Reading: AB, chapter 10, section 3.
The LM curve, "L" denotes Liquidity and "M" denotes money, is a graph of combinations of real
income, Y, and the real interest rate, r, such that the money market is in equilibrium (i.e. real
money supply = real money demand). The graphical derivation of the LM curve is illustrated
The left-hand side of the graph illustrates money market equilibrium for a given level of Y. For example, when Y = Y0 the equilibrium real interest rate is 5%. The right-hand-side of the graph gives the LM curve. The LM curve is plotted with the real interest rate on the vertical axis and real income (GDP) on the horizontal axis. Each point on the LM curve represents a money market equilibrium for a particular real interest rate and income pair (r, Y). For example, the money market equilibrium at (r=5%, Y=Y0) is given by the black (middle) dot on the LM curve.
At a higher level of income, Y1 > Y0, the money demand curve shifts up and right and a new equilibrium occurs at r = 7%. This equilibrium is represented by the blue (upper) dot on the LM curve. Similarly, at a lower level of income Y2 < Y0 the money demand curve shifts down and left and a new equilibrium occurs at r = 3%. This equilibrium is given the by the red (lower) dot on the LM curve.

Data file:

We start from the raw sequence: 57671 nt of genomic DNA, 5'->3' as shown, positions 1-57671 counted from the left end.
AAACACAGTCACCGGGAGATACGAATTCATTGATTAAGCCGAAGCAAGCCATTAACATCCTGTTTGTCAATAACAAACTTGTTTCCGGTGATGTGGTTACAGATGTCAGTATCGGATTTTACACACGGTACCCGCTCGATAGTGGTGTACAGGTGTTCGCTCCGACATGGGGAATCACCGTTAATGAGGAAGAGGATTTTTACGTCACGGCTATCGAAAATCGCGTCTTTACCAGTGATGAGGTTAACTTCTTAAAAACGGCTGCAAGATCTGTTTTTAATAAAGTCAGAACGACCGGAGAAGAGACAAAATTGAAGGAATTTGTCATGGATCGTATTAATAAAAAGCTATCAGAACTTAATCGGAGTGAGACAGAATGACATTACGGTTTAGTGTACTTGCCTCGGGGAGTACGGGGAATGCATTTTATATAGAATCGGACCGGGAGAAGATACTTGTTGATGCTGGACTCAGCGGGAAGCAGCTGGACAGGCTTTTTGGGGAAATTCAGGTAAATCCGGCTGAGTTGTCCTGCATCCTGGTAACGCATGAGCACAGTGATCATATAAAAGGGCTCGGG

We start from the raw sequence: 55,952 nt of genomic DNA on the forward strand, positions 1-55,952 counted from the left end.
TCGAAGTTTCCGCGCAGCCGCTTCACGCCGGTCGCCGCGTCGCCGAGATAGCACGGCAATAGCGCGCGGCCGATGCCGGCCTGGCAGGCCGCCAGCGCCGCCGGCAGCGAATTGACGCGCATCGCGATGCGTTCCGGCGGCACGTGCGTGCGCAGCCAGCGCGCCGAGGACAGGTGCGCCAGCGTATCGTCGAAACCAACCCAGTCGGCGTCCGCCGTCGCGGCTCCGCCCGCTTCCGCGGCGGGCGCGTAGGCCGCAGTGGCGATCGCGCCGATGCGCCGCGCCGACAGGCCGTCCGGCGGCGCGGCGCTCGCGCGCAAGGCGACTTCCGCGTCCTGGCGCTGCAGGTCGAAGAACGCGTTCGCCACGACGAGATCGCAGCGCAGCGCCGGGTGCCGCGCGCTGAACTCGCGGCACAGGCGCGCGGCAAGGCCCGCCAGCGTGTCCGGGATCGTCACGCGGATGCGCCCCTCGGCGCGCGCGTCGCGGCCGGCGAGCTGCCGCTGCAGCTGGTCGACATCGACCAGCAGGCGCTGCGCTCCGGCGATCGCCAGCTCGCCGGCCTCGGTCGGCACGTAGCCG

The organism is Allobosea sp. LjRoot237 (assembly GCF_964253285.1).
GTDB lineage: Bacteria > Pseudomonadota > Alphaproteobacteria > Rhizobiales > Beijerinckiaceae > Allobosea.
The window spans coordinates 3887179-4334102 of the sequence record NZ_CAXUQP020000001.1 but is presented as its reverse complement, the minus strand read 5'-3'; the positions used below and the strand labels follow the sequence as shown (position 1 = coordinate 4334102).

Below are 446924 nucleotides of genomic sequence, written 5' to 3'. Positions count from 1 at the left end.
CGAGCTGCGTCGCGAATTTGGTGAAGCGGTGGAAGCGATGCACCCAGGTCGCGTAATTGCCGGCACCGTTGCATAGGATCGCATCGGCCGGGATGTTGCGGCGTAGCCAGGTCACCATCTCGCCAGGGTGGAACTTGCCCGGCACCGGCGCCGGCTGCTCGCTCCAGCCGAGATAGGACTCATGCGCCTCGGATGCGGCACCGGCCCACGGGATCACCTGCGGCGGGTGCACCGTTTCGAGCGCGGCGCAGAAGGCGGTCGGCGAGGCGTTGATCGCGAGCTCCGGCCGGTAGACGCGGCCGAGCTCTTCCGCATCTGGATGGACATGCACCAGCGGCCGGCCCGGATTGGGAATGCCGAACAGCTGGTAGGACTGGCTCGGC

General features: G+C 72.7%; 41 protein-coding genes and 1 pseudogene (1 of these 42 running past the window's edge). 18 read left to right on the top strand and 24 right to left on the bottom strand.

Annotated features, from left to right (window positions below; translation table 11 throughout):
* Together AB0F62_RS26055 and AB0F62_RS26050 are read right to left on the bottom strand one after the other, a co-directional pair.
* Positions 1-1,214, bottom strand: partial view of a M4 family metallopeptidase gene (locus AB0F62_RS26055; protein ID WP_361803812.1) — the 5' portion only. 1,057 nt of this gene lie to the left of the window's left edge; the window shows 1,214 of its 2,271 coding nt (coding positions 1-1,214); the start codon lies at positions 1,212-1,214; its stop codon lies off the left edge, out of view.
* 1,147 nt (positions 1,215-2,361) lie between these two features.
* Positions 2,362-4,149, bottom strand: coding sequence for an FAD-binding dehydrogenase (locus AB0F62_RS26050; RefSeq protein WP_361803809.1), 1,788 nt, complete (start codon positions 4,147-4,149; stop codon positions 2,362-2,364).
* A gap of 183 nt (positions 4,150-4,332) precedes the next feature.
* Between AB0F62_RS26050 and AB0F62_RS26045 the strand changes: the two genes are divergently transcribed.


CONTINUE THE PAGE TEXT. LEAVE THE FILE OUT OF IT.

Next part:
The above analysis shows that the LM curve is an upward sloping curve in the graph with r on the vertical axis and Y on the horizontal axis. Every point on the LM curve represents an intersection between the real money supply (M/P) and real money demand (Ld). The LM curve will shift whenever the variables we hold fixed, other than Y, in the money-supply/money-demand diagram change. These variable are M/P and e. In particular, if M/P increases holding expected inflation fixed then r falls in the money market and so the LM curve shifts down and right. Similarly, if expected inflation increases real money demand falls, lowering the interest rate, and the LM curve shifts down and to the right. Functionally, we represent the LM curve as
The (+) sign indicates that an increase in the variables shifts the LM curve down and to the right.
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